City moving to keep $632,545 confiscated in traffic stop

Published 12:00 am Friday, August 8, 2003

[8/8/03]No one has yet claimed $632,545 in cash and a pickup police seized a year ago, so Vicksburg’s legal staff plans to move ahead in seeking a court order saying it belongs to the city.

The money was taken from the gas tank and from under the hood of a truck driven by a man identified as Michael G. Gregory, 58, 107 E. Apache, Hobbs, N.M., on Aug. 26.

By the next day, he had paid a $65 traffic ticket and been released and he hasn’t been seen since.

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The truck was determined to be owned by Manuel Velazco, no age available, 1573 Greg Powers, El Paso, Texas, but he hasn’t been heard from either.

City Attorney Nancy Thomas said in order to keep property recovered by police, cities must post notices describing the property and wait 120 days to see if anyone claims it.

That waiting period began on April 3 and has run so Thomas said a forfeiture order from Circuit Judge Isadore Patrick will be sought.

The money is enough to pay 20 police officers for a year, or to fund about 10 percent of the Vicksburg department’s $7 million annual budget. It has been in a bank account, drawing interest.

Records show Patrol Officer Bo McLeod stopped the 2002 Chevrolet Avalanche Gregory being driven on Interstate 20 near Indiana Avenue at 5:47 p.m. on suspicion of erratic driving. McLeod is a K-9 officer, and his drug-smelling dog, Tongo, detected a residual smell of drugs from the truck after it was stopped, Police Chief Tommy Moffett said the next day. No drugs were found.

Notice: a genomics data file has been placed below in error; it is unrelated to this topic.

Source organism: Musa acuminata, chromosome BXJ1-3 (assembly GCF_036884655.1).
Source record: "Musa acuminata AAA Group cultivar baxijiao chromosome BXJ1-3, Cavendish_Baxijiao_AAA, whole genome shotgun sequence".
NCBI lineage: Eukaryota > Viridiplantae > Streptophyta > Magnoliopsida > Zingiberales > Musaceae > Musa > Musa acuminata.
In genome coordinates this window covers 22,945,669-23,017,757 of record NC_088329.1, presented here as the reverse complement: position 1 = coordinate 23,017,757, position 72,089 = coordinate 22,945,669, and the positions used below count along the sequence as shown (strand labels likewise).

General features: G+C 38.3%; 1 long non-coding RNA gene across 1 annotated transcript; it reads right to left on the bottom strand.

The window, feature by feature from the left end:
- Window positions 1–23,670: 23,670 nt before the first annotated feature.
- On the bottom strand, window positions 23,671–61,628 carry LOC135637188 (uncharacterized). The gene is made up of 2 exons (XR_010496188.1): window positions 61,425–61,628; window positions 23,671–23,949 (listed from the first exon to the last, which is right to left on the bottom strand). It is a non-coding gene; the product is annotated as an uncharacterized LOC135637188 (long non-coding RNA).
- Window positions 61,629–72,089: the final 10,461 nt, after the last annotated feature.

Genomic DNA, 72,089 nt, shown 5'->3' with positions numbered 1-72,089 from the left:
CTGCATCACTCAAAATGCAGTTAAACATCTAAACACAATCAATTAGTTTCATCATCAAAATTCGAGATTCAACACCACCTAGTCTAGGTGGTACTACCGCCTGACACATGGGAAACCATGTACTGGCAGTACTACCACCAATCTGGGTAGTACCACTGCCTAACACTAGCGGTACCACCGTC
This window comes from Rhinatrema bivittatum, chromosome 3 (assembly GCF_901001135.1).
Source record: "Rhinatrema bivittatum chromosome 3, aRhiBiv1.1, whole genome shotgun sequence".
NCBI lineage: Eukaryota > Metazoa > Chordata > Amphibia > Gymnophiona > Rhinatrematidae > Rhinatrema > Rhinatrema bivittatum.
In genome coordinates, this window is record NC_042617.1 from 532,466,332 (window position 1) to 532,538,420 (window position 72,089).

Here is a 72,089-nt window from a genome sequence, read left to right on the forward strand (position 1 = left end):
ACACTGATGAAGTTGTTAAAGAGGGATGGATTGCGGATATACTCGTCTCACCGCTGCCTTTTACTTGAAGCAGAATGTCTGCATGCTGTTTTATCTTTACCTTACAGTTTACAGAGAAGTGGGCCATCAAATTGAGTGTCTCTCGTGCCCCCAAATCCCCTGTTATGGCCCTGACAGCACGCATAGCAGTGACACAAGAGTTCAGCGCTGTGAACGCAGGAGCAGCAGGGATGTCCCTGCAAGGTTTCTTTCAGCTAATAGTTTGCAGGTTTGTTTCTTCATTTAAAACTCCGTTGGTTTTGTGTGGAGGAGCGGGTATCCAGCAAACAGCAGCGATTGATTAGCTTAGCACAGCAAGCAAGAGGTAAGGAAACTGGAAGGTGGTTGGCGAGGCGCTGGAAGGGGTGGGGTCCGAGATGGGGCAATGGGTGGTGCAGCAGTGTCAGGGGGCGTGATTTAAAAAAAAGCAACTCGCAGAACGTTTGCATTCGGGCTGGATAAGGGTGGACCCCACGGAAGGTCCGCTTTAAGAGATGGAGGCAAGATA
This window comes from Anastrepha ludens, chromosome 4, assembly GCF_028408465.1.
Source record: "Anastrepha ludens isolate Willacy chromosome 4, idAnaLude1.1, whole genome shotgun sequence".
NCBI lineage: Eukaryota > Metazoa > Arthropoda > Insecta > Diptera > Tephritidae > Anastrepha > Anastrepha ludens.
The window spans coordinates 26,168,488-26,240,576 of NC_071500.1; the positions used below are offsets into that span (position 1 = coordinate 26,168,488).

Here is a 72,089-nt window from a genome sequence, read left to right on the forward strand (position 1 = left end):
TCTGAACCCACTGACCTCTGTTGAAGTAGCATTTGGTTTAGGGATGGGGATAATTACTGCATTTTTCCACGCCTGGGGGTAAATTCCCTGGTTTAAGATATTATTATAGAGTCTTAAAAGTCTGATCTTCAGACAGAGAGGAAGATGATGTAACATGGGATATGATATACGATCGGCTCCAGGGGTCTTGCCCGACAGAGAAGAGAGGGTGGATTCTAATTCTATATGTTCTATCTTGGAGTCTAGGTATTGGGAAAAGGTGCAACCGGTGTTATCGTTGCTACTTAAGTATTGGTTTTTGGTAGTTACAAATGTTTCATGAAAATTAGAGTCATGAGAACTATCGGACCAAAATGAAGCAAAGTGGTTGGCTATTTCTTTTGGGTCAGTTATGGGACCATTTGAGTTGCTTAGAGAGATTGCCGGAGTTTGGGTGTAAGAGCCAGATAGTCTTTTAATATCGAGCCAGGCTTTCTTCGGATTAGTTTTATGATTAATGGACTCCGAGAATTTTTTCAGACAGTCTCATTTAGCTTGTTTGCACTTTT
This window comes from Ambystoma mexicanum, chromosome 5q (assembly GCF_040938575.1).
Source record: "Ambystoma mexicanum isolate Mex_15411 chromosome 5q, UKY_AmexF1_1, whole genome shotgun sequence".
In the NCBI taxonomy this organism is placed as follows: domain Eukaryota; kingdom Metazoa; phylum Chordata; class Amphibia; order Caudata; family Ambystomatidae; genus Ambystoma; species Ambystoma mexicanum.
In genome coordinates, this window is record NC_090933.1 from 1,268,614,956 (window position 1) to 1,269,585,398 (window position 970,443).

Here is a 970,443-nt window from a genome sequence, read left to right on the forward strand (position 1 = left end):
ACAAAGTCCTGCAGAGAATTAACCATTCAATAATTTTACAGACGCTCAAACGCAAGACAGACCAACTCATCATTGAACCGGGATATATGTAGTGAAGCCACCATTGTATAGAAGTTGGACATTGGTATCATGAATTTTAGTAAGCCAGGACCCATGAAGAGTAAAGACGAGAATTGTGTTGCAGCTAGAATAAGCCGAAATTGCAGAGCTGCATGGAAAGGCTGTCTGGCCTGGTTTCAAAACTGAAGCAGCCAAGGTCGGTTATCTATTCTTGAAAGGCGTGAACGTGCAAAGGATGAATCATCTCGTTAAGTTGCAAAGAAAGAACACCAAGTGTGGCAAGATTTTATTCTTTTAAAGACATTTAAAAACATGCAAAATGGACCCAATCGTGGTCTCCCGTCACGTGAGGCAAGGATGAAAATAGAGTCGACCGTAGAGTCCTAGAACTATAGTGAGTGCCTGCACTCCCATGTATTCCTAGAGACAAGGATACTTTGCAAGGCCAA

After the seizure, information in the case was shared with federal authorities, but no federal criminal charges have been filed in the case, said Charlie Brown, the special agent in charge of the Drug Enforcement Administration’s Jackson office. Mark Culbertson, the Vicksburg Police’s investigations chief, also said he knew of no criminal charges filed in the case.

Police conducted part of their search at the scene of the traffic stop, finding $15,000 in cash wedged near the truck’s radiator.

The truck was then moved from I-20, and a more complete search yielded 19 bags containing money inside the truck’s gas tank. Police said the money was in $50 and $100 bills.

The forfeiture law allows confiscation of all money “found in close proximity to forfeitable controlled substances, to forfeitable drug manufacturing or distributing paraphernalia or to forfeitable records of the importation, manufacture or distribution of controlled substances.”

City officials have said the funds would be added to the police department’s budget.